Before They Were Cool

Cymbals Eat Guitars
Named after an obscure Velvet Underground quote, this Staten Island foursome have been on the periphery of stardom since their 2009 debut. Their latest, LOSE, should see them extend those inroads even further. Pavement references are somewhat inevitable thanks to Joe D’Agostino’s shrill lyrical musings and occasional guitar feedback freakouts. However, unlike their 90s slacker-rock forefathers, Cymbals Eat Guitars aren’t afraid of soaring, arena-ready choruses, as on “Warning,” or emotive, lighter-than-air ballads like “Child Bride.” It’s nice to see an indie band unafraid of expanding their sound and adding dashes of pop—snobby hipsters be damned. If a pair of good headphones was on your holiday wish list, LOSE will be the perfect record to break them in. Even better, catch them live at The Knitting Factory in Brooklyn on Dec 12.

Cut 4 Me
Over the years, the DC-raised, LA-based Kelela Mizanekristos has experimented with everything from jazz standards and hip-hop to electronic music. That exploratory nature was on show in her acclaimed album Cut 4 Me. Released as a free online mixtape, the record quickly went viral and before she knew it, the second-generation Ethiopian immigrant was getting shout-outs from the likes of Solange Knowles and Björk. It’s easy to see why. The downright steamy one-two punch of “Go All Night (Let It Burn)” and “Bank Head” would have been hit records in the hands of Beyoncé or Trey Songz, and album closer, “Cherry Co¬ ee” has the feel of Mama’s Gun-era Erykah Badu. Fans will likely hear some new material when she plays the Bowery Ballroom on Dec 12 and the Music Hall of Williamsburg in Brooklyn on Dec 13.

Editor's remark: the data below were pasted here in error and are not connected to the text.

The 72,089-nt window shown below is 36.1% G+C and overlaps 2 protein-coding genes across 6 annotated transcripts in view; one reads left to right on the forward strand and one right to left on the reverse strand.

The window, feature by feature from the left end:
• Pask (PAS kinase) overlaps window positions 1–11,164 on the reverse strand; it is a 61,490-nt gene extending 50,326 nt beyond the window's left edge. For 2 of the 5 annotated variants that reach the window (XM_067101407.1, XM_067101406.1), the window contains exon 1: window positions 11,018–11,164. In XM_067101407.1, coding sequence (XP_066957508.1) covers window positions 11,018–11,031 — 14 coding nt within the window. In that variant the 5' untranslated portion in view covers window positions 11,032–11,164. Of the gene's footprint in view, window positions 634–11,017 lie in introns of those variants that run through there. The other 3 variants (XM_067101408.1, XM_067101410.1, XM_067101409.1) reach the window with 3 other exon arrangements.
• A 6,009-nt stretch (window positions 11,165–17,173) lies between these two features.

Ben Howard
I Forget Where We Were
(Island/Republic) Male 20-somethings armed with acoustic guitars and emotional lyrics are about as rare as Dunkin’ Donuts, but that shouldn’t stop anyone from checking out Howard. He’s a Brit who might be gunning for audiences who loved that one David Gray album (but never bought another one) or Damien Rice fans who get tired of waiting eight years between releases. Just two albums in, Howard’s music has sonic nuances that are surprisingly mature. The song “Conrad” is ripe to be plucked for some indie fi lm’s make-out scene and the gorgeously heartbreaking “End of the A¬ air” will surely be in every music geek’s Break-Up Mix by year’s end. Howard recently won the Brit Award— the UK equivalent of a Grammy—for Best Breakthrough Act. See him at Hammerstein Ballroom on Jan 30.

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